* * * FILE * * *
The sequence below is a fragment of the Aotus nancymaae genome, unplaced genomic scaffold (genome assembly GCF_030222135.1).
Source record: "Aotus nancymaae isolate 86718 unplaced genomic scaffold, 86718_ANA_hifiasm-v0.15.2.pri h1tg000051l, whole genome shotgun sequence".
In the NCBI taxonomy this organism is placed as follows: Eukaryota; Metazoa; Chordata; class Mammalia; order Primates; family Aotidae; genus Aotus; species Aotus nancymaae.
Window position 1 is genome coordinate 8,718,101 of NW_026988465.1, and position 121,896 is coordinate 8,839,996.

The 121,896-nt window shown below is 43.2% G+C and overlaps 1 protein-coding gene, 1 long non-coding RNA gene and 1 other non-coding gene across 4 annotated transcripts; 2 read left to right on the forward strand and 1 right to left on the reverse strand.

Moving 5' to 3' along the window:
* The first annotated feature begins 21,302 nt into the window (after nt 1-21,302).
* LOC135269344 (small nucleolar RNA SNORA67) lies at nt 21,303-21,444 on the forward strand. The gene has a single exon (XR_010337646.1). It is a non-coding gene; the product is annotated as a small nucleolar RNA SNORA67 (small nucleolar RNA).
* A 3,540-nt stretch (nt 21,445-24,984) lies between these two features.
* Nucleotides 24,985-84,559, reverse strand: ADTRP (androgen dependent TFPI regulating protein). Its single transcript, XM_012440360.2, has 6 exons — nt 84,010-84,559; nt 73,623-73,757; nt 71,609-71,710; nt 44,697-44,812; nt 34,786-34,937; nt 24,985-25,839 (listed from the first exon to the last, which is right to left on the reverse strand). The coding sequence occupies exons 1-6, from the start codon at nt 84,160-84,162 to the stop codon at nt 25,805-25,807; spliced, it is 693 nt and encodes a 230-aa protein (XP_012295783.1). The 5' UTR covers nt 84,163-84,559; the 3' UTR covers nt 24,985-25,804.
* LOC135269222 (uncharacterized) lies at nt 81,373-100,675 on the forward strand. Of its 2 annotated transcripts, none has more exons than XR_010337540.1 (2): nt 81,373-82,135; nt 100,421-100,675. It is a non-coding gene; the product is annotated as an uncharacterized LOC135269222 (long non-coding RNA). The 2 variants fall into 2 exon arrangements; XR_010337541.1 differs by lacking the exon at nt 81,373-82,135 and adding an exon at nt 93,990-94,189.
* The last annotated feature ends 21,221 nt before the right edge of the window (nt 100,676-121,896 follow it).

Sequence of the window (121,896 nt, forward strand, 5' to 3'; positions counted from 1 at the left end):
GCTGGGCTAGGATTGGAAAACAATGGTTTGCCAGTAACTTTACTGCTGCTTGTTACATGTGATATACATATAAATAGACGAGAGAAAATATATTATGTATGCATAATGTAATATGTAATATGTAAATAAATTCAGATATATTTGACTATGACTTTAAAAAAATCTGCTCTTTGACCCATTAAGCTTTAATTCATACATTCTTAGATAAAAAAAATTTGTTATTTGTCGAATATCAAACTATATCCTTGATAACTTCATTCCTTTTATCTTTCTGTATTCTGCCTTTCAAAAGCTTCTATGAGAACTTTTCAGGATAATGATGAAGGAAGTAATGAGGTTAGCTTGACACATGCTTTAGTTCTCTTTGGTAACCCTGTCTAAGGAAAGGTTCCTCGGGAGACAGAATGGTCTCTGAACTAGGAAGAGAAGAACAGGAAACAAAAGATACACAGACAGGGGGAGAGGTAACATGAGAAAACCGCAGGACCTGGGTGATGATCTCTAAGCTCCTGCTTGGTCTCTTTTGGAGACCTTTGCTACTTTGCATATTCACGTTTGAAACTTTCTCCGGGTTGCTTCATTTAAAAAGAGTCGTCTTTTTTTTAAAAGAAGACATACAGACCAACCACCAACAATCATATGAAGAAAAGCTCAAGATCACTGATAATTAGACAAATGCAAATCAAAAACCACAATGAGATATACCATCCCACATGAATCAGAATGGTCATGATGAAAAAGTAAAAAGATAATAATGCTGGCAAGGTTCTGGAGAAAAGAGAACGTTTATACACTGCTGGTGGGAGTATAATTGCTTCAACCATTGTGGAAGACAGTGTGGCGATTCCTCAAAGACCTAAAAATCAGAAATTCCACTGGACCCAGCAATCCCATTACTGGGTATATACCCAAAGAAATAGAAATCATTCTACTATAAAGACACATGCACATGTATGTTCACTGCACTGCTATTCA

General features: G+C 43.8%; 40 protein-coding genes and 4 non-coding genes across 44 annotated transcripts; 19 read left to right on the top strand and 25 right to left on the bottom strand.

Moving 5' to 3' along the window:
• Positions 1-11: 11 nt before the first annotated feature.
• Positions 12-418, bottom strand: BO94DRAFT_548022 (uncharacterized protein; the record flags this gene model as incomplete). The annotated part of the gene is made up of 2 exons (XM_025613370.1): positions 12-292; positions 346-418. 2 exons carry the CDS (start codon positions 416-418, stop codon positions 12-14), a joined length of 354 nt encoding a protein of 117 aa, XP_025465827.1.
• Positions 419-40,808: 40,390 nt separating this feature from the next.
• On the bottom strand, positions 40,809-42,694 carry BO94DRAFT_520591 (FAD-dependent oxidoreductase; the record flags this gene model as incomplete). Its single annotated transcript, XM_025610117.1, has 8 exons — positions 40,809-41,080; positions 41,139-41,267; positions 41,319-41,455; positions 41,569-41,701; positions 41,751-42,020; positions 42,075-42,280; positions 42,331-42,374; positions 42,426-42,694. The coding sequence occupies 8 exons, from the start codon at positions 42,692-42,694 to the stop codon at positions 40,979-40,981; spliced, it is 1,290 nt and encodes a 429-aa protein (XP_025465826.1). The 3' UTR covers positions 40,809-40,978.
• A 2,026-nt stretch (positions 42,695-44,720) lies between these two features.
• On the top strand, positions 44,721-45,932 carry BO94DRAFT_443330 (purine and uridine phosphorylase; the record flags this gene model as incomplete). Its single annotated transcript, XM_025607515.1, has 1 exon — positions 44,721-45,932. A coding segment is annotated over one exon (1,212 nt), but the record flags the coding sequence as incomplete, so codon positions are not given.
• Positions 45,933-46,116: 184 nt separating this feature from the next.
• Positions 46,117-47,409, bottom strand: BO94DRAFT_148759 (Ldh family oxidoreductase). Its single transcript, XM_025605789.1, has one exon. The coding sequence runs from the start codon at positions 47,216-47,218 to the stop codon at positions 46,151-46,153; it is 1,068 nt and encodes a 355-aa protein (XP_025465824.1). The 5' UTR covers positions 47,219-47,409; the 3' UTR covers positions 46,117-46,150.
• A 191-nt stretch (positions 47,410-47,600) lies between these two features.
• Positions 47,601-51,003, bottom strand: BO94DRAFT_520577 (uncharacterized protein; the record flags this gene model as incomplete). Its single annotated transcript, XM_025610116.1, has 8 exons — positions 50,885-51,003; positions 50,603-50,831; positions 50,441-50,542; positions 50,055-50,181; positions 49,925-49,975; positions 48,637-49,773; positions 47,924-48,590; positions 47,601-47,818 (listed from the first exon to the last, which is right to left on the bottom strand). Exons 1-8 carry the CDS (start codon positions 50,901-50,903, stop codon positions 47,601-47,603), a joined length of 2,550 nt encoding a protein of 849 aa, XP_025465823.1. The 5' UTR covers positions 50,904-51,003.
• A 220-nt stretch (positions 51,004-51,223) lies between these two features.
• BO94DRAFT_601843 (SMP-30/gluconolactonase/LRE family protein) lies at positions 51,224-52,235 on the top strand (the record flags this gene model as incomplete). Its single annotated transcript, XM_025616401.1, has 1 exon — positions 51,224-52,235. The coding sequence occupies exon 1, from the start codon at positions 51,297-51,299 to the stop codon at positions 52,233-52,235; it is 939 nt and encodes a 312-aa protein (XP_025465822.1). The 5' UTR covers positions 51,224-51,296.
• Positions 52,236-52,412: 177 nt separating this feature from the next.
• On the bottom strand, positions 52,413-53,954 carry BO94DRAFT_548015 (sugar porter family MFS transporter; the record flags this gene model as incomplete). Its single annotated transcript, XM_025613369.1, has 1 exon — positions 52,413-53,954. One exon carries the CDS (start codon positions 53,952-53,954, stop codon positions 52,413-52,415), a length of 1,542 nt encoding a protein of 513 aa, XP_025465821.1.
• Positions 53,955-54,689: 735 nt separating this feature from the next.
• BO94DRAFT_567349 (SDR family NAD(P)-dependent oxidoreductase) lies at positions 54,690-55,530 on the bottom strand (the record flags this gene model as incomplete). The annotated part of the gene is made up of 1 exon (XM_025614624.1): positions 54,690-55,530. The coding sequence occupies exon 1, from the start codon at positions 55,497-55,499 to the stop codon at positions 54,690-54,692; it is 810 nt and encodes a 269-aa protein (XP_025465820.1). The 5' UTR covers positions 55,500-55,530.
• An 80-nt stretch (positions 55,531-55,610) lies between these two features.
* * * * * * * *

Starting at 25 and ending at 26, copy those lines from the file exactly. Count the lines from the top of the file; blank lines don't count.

• A 191-nt stretch (positions 47,410-47,600) lies between these two features.
• Positions 47,601-51,003, bottom strand: BO94DRAFT_520577 (uncharacterized protein; the record flags this gene model as incomplete). Its single annotated transcript, XM_025610116.1, has 8 exons — positions 50,885-51,003; positions 50,603-50,831; positions 50,441-50,542; positions 50,055-50,181; positions 49,925-49,975; positions 48,637-49,773; positions 47,924-48,590; positions 47,601-47,818 (listed from the first exon to the last, which is right to left on the bottom strand). Exons 1-8 carry the CDS (start codon positions 50,901-50,903, stop codon positions 47,601-47,603), a joined length of 2,550 nt encoding a protein of 849 aa, XP_025465823.1. The 5' UTR covers positions 50,904-51,003.